You can’t walk among the standing stones at Stonehenge anymore. All visitors are relegated to the periphery and made to walk the short pilgrimage around. Most of us are stuffed into our jackets, with the free(ish) audio guide tucked in near our heads and if you are lucky, a hood or beanie as well. I say free(ish) because the audio guide is free however, to get into the now gated rock community, you must pay £3 plus another £7.80 each to get inside. (You do get your £3 discounted off one ticket however). With the winds whipping against you, reminding you that you are in English territory, you closely listen to the history and folklore of the area. Why are there mounds of dirt around us? How did the rocks get here in the first place? Do people really think aliens have supplanted the rocks to this location? There really isn’t too much mystery regarding the rocks anymore. We know where they came from and probably how they were transported. The only real question remaining is why. And that is usually the age old question for most uncommon occurrences in our lives.
Getting to Stonehenge isn’t really so difficult. What was a little surreal to me was the contradiction I had where I thought it was weird we drove down a long windy road through green fields (I didn’t realize it was so remote!) and lining up in a queue to turn on the road to the parking lot (there are so many people here). We parked our little rental car, amongst all the other little, and possibly rented, cars in the dirt parking lot. Paid our parking and passed through the gated fence. If you don’t want to pay for parking, you can risk parking on the road. If you don’t want to pay for the entrance fee, you can just peak over and through the fence. I read there is a project to remove the road from Stonehenge and make it a little harder to get there. And by harder, I mean more than crossing a road and walking through a fence. I agree on the change. I think something this mystical requires more effort to fully appreciate it. I know the cold English wind made me fully appreciate where I was and isolation of the rocks, even though there were a hundred people around me possibly thinking the same thing.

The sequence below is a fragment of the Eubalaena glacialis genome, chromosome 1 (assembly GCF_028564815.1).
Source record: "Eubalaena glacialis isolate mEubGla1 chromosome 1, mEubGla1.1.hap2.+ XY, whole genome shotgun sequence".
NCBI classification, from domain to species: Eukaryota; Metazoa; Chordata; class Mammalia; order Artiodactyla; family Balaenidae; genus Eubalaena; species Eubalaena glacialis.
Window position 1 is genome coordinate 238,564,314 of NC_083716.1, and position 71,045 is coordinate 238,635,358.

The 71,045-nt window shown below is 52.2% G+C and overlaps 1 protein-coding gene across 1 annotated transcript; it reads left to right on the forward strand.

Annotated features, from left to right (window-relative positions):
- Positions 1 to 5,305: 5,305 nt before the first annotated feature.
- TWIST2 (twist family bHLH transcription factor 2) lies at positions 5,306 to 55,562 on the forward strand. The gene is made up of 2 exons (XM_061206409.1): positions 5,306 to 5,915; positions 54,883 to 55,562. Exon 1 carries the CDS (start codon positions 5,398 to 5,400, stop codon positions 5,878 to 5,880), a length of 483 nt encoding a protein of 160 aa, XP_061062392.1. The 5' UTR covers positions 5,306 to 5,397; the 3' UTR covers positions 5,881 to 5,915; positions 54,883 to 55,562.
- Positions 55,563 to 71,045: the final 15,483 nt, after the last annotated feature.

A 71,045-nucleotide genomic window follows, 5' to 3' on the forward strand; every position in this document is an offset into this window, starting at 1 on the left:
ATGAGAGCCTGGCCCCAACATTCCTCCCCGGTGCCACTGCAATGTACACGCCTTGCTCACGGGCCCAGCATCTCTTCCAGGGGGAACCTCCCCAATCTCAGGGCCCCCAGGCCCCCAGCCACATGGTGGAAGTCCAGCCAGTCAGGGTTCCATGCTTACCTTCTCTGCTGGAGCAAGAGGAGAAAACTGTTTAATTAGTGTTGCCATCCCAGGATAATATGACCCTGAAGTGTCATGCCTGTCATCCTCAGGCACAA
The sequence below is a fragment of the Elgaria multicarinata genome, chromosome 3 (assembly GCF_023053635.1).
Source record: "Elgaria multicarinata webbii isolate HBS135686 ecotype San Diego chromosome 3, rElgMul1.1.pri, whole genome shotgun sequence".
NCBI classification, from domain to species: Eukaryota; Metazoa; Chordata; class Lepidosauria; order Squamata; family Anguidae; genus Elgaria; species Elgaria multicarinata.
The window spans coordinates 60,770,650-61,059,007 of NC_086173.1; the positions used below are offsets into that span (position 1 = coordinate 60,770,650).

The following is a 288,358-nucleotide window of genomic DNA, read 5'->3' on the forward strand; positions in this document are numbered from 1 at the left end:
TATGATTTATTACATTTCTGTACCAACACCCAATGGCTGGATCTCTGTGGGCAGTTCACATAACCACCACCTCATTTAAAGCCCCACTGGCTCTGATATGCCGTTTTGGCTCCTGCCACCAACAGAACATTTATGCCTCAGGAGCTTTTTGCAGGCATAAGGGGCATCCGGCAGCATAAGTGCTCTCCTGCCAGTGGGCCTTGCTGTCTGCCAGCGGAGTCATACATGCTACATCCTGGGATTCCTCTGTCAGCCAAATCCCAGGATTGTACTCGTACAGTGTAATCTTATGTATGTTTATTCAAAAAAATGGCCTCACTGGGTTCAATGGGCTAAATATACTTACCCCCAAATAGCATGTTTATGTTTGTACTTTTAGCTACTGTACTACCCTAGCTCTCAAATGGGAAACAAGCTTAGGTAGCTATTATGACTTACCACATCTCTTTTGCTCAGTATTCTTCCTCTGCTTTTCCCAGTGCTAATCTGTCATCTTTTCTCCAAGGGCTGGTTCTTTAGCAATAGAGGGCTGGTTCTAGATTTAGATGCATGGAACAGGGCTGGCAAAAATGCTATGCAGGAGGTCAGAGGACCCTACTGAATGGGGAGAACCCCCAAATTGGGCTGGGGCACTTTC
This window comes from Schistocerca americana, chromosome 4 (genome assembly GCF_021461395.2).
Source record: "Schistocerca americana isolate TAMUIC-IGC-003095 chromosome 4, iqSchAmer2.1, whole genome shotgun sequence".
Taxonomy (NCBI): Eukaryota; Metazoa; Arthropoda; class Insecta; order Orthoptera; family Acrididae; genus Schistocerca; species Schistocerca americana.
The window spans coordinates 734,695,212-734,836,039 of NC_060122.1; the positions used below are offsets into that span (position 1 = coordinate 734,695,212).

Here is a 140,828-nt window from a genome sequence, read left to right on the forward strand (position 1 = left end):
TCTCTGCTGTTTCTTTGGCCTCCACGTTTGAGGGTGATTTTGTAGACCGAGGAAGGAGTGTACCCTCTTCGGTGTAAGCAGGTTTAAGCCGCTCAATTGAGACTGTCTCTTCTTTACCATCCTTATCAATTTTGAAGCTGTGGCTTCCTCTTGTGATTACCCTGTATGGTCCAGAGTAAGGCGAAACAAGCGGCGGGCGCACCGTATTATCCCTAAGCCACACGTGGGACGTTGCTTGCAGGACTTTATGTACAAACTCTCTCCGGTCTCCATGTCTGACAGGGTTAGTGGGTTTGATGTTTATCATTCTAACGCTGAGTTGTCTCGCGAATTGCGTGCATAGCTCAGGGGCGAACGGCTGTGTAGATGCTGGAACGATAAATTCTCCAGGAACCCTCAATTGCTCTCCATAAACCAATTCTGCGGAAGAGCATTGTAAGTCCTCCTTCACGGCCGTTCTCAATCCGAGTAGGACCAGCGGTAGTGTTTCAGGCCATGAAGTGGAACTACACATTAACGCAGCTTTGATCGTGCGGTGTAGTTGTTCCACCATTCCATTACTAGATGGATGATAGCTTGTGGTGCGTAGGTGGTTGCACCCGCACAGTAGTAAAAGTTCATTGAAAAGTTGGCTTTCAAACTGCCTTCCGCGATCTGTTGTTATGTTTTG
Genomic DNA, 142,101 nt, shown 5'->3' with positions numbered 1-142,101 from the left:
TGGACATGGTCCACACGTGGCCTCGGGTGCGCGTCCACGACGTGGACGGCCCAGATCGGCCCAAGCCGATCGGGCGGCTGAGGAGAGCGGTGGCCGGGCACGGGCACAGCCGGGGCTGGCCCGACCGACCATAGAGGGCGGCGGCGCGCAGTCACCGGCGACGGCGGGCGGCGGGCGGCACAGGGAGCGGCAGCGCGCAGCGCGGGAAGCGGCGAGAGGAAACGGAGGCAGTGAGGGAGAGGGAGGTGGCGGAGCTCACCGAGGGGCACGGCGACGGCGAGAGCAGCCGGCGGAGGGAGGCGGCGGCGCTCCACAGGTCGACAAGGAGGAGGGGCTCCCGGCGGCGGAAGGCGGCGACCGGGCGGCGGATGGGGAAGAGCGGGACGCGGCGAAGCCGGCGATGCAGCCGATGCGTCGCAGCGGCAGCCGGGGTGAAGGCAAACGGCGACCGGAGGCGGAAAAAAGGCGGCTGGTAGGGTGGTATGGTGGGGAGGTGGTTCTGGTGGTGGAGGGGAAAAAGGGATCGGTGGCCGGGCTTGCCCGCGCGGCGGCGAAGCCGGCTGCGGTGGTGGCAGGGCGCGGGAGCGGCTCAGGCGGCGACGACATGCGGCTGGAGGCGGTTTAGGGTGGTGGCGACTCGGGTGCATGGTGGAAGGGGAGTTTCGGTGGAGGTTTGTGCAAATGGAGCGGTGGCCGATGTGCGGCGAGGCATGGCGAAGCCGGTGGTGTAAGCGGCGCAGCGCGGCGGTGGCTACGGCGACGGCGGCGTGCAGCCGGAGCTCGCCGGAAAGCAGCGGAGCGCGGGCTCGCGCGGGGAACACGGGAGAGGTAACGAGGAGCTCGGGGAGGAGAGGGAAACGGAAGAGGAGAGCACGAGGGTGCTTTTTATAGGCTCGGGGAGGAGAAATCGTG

After our little trek to Stonehenge, (Thank you to Thomas and Tom for suggesting Stonehenge and driving us out here! We really appreciated it.), we stopped for lunch at Salisbury. We had a delightful late lunch at the Ox Row and then proceeded to check out the Salisbury Cathedral where they had grave stones in the church floor (common for English churches it appears) and morbid looking tombs of long dead affiliates to the church.
Click on any of the images below to see them larger.